Faes, M. G. R., Valdebenito, M. A., Yuan, X. K., Wei, P. F., & Beer, M. (2021). Augmented reliability analysis for estimating imprecise first excursion probabilities in stochastic linear dynamics. Adv. Eng. Softw., 155, 102993.
Abstract: Imprecise probability allows quantifying the level of safety of a system taking into account the effect of both aleatory and epistemic uncertainty. The practical estimation of an imprecise probability is usually quite demanding from a numerical viewpoint, as it is necessary to propagate separately both types of uncertainty, leading in practical cases to a nested implementation in the socalled double loop approach. In view of this issue, this contribution presents an alternative approach that avoids the double loop by replacing the imprecise probability problem by an augmented, purely aleatory reliability analysis. Then, with the help of Bayes' theorem, it is possible to recover an expression for the failure probability as an explicit function of the imprecise parameters from the augmented reliability problem, which ultimately allows calculating the imprecise probability. The implementation of the proposed framework is investigated within the context of imprecise first excursion probability estimation of uncertain linear structures subject to imprecisely defined stochastic quantities and crisp stochastic loads. The associated augmented reliability problem is solved within the context of Directional Importance Sampling, leading to an improved accuracy at reduced numerical costs. The application of the proposed approach is investigated by means of two examples. The results obtained indicate that the proposed approach can be highly efficient and accurate.



Song, J. W., Wei, P. F., Valdebenito, M. A., Faes, M., & Beer, M. (2021). Datadriven and active learning of variancebased sensitivity indices with Bayesian probabilistic integration. Mech. Syst. Sig. Process., 163, 108106.
Abstract: Variancebased sensitivity indices play an important role in scientific computation and data mining, thus the significance of developing numerical methods for efficient and reliable estimation of these sensitivity indices based on (expensive) computer simulators and/or data cannot be emphasized too much. In this article, the estimation of these sensitivity indices is treated as a statistical inference problem. Two principle lemmas are first proposed as rules of thumb for making the inference. After that, the posterior features for all the (partial) variance terms involved in the main and total effect indices are analytically derived (not in closed form) based on Bayesian Probabilistic Integration (BPI). This forms a datadriven method for estimating the sensitivity indices as well as the involved discretization errors. Further, to improve the efficiency of the developed method for expensive simulators, an acquisition function, named Posterior Variance Contribution (PVC), is utilized for realizing optimal designs of experiments, based on which an adaptive BPI method is established. The application of this framework is illustrated for the calculation of the main and total effect indices, but the proposed two principle lemmas also apply to the calculation of interaction effect indices. The performance of the development is demonstrated by an illustrative numerical example and three engineering benchmarks with finite element models.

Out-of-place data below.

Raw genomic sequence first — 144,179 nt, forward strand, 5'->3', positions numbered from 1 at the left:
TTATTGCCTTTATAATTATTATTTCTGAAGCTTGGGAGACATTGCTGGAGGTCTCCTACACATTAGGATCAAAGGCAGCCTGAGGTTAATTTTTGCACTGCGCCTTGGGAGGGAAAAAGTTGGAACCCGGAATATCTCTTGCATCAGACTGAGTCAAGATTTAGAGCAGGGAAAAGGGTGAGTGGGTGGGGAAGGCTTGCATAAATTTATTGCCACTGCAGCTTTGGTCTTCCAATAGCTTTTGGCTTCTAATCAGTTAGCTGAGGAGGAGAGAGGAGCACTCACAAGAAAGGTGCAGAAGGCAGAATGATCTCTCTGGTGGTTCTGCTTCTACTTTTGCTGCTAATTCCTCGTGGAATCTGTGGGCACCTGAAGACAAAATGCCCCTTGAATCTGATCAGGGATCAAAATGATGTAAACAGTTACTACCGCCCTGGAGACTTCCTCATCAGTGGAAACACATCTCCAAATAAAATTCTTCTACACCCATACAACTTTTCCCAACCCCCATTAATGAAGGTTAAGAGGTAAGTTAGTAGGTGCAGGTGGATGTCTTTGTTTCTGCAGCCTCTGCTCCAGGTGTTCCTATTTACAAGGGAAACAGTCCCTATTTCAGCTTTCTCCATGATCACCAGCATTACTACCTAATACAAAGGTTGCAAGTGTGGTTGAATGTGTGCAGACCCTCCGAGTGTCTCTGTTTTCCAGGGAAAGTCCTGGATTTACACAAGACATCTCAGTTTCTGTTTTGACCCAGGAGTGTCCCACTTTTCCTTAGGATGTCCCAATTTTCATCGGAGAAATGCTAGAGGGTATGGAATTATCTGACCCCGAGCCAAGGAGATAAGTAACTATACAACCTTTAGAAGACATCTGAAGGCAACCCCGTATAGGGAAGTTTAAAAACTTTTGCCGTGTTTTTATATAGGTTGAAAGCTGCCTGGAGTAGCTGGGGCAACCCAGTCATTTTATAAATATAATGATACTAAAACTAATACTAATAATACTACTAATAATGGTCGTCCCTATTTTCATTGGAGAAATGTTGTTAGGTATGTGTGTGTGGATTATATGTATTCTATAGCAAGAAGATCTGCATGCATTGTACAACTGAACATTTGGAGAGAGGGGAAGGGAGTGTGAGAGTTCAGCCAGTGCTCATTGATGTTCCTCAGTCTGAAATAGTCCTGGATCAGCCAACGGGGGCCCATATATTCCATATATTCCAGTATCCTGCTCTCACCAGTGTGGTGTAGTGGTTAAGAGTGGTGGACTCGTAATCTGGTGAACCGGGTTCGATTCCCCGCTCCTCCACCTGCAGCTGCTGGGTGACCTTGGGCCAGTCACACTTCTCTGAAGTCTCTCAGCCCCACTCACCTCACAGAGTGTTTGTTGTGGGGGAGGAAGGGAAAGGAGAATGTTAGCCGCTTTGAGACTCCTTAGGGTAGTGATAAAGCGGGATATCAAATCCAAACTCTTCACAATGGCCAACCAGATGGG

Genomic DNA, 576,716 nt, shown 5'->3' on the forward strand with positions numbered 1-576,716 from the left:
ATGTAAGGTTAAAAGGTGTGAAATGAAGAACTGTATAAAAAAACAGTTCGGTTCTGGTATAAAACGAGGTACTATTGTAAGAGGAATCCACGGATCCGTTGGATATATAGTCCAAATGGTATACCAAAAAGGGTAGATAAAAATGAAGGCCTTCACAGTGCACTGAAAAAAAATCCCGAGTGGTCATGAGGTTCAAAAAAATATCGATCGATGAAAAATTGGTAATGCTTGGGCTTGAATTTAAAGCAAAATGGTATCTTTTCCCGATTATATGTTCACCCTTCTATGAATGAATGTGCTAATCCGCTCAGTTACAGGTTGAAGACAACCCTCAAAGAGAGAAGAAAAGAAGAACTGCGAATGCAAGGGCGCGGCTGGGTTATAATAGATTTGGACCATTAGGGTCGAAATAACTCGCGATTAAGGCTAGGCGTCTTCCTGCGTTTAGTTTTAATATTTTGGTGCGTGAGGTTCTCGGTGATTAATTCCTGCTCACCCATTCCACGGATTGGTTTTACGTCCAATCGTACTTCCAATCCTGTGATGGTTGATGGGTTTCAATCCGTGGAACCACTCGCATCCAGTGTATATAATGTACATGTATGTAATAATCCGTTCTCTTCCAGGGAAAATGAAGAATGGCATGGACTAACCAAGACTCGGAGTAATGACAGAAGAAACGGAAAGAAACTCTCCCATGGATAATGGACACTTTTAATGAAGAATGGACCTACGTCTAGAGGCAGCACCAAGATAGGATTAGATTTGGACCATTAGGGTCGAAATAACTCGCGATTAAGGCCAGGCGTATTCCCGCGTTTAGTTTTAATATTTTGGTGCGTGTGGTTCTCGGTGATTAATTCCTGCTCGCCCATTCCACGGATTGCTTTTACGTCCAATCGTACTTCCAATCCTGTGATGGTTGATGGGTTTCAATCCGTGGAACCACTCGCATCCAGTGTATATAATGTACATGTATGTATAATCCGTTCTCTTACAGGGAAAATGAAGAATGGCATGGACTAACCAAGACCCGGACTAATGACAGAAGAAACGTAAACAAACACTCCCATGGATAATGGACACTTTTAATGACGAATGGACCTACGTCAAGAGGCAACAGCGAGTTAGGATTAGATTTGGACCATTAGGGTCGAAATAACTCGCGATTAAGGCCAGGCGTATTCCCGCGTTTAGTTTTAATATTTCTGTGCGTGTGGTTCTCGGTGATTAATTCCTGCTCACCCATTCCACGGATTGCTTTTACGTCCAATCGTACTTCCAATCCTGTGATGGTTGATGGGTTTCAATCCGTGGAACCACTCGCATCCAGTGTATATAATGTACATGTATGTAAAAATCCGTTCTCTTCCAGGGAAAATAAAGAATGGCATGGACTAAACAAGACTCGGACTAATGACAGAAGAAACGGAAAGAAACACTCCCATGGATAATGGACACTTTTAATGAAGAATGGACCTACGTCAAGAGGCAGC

Valdebenito, M. A., Wei, P. F., Song, J. W., Beer, M., & Broggi, M. (2021). Failure probability estimation of a class of series systems by multidomain Line Sampling. Reliab. Eng. Syst. Saf., 213, 107673.
Abstract: This contribution proposes an approach for the assessment of the failure probability associated with a particular class of series systems. The type of systems considered involves components whose response is linear with respect to a number of Gaussian random variables. Component failure occurs whenever this response exceeds prescribed deterministic thresholds. We propose multidomain Line Sampling as an extension of the classical Line Sampling to work with a large number of components at once. By taking advantage of the linearity of the performance functions involved, multidomain Line Sampling explores the interactions that occur between failure domains associated with individual components in order to produce an estimate of the failure probability. The performance and effectiveness of multidomain Line Sampling is illustrated by means of two test problems and an application example, indicating that this technique is amenable for treating problems comprising both a large number of random variables and a large number of components.